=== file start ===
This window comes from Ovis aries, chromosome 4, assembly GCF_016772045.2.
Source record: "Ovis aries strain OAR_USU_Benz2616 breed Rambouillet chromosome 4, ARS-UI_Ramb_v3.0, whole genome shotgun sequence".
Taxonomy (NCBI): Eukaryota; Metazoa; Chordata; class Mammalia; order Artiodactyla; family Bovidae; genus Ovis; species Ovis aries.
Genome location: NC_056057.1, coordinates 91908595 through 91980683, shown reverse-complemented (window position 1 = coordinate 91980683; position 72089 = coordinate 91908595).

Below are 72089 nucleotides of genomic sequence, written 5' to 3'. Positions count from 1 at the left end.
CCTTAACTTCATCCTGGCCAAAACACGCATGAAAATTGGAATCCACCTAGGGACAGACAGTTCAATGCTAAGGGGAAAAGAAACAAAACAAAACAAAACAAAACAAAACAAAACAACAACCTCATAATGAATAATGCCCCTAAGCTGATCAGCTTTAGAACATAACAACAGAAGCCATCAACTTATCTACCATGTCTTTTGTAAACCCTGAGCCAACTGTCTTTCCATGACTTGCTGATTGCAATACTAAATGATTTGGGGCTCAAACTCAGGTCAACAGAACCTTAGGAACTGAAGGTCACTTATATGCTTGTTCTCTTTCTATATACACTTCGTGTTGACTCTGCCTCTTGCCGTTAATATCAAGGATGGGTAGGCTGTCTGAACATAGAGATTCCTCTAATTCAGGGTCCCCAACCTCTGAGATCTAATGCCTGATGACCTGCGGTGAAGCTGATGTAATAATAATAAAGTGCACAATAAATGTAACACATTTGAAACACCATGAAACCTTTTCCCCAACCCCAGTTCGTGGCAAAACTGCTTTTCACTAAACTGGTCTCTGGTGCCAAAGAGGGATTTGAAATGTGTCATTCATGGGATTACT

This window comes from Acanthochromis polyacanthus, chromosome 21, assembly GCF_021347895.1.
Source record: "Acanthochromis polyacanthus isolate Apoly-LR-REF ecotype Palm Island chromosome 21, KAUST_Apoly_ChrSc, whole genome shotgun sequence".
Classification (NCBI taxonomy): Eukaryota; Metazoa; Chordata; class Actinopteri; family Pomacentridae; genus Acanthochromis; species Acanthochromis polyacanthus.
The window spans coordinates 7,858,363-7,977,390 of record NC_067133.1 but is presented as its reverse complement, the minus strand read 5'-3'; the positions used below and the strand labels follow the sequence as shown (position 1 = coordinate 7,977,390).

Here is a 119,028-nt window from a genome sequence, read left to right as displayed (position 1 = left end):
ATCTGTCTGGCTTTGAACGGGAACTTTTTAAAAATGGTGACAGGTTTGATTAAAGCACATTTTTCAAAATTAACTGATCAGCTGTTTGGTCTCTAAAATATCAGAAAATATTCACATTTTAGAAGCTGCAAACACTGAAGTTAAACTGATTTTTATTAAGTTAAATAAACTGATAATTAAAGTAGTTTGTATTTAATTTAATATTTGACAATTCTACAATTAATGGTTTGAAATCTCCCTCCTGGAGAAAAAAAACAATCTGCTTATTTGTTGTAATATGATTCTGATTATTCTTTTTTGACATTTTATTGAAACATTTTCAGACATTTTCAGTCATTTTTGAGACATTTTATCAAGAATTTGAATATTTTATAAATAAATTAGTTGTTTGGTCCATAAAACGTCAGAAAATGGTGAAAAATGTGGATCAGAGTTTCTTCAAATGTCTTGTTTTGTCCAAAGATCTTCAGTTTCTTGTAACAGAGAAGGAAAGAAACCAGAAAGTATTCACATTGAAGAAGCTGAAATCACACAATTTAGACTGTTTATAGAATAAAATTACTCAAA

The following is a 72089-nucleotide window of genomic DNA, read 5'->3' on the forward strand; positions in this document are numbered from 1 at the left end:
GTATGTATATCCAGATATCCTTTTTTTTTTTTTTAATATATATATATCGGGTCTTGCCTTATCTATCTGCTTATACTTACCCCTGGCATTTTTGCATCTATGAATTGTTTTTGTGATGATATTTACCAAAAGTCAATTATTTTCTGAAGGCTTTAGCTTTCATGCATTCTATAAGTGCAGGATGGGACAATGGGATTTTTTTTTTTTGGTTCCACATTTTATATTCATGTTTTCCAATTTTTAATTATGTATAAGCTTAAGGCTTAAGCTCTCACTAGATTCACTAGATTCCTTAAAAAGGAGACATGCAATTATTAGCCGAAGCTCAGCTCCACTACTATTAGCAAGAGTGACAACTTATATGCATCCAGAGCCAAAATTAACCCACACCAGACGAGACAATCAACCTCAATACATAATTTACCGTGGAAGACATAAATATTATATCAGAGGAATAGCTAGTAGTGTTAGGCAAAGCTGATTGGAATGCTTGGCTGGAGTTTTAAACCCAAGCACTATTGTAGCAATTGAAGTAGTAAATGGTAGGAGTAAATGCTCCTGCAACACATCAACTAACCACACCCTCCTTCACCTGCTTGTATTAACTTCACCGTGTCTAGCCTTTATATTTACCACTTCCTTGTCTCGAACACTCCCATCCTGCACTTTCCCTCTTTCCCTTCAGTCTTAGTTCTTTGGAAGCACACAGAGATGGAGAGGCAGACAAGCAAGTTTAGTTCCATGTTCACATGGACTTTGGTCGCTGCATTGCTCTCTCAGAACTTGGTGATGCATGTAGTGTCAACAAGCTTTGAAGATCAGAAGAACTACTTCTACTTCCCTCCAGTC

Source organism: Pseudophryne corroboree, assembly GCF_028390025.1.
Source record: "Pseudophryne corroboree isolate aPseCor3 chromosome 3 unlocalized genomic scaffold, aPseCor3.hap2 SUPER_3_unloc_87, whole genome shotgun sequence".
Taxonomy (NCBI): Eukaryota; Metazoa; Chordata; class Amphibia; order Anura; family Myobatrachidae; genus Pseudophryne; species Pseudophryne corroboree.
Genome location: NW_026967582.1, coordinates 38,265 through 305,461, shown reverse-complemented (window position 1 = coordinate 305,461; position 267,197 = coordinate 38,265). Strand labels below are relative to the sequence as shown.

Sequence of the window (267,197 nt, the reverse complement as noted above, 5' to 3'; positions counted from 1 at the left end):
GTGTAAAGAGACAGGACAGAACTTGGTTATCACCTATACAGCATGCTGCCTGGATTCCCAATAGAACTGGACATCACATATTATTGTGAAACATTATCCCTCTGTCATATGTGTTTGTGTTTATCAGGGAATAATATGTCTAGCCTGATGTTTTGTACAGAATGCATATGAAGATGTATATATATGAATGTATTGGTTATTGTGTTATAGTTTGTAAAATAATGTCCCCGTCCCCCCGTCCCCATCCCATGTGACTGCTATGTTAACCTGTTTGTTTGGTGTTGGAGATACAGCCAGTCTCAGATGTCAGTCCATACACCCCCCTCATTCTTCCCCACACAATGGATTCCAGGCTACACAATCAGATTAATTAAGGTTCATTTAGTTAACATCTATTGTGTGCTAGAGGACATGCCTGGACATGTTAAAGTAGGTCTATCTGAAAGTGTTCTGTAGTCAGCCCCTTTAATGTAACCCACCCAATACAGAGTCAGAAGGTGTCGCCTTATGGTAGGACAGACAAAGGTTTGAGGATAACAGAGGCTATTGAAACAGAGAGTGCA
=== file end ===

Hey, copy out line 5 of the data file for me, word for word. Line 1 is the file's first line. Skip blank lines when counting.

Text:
Below are 72089 nucleotides of genomic sequence, written 5' to 3'. Positions count from 1 at the left end.